Eye Drops

Eye Drops

Eye drops are one of the mainstays of treatment of ophthalmic conditions. It is important therefore, to make sure that one is adhering to proper technique and that there is good compliance and tolerance to eye drops.

The most common method it to pull forward the lower lid and to place a drop in the inferior fornix (space between the lower white of the eye and lower lid). It is easier if one’s head is tilted back a little and the hand putting in the drop is braced on the other hand or on the forehead or cheek, to keep it steady. This helps prevent abrasions to the surface of the eye from a wandering bottle tip as well as helping with aim.

One drop is sufficient – any more will run down the cheek as excess. If unsure if the drop has gone in, another can put in as there is not a risk of overdose as any excess will run out of the eye. Once the drop has gone in, to aid maximal absorption, the eye can be gently shut and the head tilted back whilst avoiding rubbing, wiping and suchlike.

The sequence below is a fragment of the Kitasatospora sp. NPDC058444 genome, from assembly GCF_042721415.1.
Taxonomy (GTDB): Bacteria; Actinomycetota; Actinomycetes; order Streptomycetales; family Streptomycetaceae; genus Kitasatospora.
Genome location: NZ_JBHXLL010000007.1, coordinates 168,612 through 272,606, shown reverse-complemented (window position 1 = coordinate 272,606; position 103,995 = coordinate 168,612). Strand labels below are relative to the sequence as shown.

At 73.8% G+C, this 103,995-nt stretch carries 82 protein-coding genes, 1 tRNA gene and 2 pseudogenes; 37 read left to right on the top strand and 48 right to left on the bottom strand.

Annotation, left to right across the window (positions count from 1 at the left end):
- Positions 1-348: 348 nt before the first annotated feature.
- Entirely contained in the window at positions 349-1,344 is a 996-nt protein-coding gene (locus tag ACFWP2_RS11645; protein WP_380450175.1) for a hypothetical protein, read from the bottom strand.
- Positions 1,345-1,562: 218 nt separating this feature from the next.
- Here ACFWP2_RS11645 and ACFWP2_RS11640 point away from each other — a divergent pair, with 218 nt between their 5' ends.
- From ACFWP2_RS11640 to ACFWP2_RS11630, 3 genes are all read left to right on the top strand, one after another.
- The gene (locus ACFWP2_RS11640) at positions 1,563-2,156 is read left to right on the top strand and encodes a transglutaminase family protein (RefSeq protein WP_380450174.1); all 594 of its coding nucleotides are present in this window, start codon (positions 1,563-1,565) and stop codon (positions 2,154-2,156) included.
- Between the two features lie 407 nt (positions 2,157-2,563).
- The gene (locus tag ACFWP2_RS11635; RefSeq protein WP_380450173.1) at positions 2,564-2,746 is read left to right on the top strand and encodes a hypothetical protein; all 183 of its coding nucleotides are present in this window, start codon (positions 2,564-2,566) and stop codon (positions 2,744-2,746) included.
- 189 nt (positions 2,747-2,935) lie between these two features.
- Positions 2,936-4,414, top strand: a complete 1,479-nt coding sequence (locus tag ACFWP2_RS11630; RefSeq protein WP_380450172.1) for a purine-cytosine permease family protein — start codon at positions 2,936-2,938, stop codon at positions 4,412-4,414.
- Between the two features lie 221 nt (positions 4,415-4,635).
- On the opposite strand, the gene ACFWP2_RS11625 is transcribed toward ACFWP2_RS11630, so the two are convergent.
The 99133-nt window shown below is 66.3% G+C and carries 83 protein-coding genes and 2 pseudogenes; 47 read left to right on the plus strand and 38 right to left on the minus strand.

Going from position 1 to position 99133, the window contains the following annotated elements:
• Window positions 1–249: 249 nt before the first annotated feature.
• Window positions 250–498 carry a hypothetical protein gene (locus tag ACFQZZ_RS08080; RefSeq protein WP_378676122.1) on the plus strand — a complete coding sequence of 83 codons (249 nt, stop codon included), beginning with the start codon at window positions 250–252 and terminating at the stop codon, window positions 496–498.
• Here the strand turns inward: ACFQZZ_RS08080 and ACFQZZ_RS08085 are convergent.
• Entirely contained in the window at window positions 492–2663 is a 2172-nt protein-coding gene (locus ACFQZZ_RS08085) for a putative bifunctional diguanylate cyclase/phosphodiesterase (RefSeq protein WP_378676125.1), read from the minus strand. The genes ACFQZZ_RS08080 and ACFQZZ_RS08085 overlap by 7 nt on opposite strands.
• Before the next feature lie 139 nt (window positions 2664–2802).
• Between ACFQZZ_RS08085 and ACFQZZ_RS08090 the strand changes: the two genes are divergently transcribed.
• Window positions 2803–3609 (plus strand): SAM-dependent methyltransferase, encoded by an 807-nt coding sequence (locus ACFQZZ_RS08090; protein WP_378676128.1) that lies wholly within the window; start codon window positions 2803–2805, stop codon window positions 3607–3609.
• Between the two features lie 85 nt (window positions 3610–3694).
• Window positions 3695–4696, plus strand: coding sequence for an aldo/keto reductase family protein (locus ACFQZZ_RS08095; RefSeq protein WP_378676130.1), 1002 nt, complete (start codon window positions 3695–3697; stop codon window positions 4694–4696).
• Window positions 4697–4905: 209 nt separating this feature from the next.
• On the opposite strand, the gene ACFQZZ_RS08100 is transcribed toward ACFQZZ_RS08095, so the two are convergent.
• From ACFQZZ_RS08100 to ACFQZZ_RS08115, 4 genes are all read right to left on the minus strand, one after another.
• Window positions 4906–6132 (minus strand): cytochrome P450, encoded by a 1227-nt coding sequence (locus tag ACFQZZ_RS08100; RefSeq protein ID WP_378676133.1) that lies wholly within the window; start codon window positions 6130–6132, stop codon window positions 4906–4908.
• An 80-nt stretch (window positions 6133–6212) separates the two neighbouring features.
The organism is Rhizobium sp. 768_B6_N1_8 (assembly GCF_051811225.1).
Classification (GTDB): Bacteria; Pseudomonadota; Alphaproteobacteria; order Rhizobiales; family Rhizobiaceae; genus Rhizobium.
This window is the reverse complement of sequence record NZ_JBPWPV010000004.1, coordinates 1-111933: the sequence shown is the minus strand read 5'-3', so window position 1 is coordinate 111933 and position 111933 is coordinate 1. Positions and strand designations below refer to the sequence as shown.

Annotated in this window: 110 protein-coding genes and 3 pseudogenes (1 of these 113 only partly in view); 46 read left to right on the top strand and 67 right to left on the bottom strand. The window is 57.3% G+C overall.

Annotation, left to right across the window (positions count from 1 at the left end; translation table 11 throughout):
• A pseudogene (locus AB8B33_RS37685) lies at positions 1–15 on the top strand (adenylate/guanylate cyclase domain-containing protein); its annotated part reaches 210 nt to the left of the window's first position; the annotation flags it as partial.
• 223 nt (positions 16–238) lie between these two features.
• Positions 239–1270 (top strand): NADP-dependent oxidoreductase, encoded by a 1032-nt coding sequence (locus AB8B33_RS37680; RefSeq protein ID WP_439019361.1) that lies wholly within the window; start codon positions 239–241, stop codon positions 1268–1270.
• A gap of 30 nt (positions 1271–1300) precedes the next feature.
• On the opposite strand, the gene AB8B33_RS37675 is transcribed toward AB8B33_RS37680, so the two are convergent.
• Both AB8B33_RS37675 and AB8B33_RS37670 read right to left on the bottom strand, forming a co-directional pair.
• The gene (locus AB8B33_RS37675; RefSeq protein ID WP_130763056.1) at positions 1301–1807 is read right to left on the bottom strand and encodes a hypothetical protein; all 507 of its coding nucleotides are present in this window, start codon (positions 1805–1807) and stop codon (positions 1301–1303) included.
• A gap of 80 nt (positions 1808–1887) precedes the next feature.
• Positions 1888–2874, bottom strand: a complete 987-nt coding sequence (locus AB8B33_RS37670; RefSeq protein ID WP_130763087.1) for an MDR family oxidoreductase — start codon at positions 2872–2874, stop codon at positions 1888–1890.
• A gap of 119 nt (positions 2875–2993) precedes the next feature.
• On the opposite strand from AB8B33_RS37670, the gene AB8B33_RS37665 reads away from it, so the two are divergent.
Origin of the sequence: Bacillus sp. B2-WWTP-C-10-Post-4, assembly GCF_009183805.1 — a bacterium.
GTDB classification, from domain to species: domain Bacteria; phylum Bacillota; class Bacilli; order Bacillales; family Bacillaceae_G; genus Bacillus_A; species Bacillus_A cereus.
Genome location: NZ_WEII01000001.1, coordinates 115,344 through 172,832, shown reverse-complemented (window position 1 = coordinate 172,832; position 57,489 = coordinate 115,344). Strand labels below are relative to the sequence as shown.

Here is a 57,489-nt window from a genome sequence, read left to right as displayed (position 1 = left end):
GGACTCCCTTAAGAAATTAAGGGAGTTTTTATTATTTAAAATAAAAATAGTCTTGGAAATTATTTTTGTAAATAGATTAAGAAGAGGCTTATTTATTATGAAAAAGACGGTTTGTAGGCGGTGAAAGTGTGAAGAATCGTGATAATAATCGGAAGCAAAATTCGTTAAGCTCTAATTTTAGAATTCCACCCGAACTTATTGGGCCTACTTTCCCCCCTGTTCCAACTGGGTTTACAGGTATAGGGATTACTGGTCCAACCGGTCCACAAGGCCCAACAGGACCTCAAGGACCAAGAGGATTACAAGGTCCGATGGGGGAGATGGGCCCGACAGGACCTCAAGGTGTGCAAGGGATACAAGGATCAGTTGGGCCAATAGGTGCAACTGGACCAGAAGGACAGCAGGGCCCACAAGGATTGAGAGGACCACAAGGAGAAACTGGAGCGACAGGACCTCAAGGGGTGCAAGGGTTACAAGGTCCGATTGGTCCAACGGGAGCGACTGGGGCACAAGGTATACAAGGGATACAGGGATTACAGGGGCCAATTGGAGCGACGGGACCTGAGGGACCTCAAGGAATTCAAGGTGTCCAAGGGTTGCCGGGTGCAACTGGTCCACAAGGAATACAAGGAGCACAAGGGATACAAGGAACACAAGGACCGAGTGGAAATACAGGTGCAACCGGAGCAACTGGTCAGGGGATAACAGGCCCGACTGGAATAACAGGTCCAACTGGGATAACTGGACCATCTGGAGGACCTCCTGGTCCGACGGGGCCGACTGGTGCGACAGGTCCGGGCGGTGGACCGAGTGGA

Some drops have a higher rate of side effects, for example Timolol (a beta blocker). For these drops, nasolacrimal duct occlusion can be helpful. This involves pressing on the tear ducts at the medial end of the eyelids for 60 seconds after eye drop instillation.

Eye Drop Treatment


If there is difficult squeezing or handling the bottles, which can be quite small and stiff, an adapter or ‘drop aid’ can be obtained from a pharmacy or ordered through the glaucoma UK website


If there is intolerance to drops, it must be remembered that there may be a reaction to the active ingredient OR the preservative. A lot of eye drops use benzalkonium chloride as their preservative and to put this in context, this is also used as a swimming pool cleaning agent. Some drops also come in an unpreserved version and it may be worth considering this option, particularly if there is ocular surface disease.

Lastly, the eye drops have a shelf life and an expiry date and it is important to check these and to make sure the drops are not used after they have expired. Some drops, eg Latanoprost and chloramphenicol, need to be stored in the fridge. It is important to know if you are using one of these and to store correctly. Even for the other drops, there are instructions on storage such as keeping them out of direct sunlight etc, which can affect their potency and increase risk of pathogens growing in the bottles, and in turn causing serious infection. If in doubt, this is something that can be discussed with your pharmacist.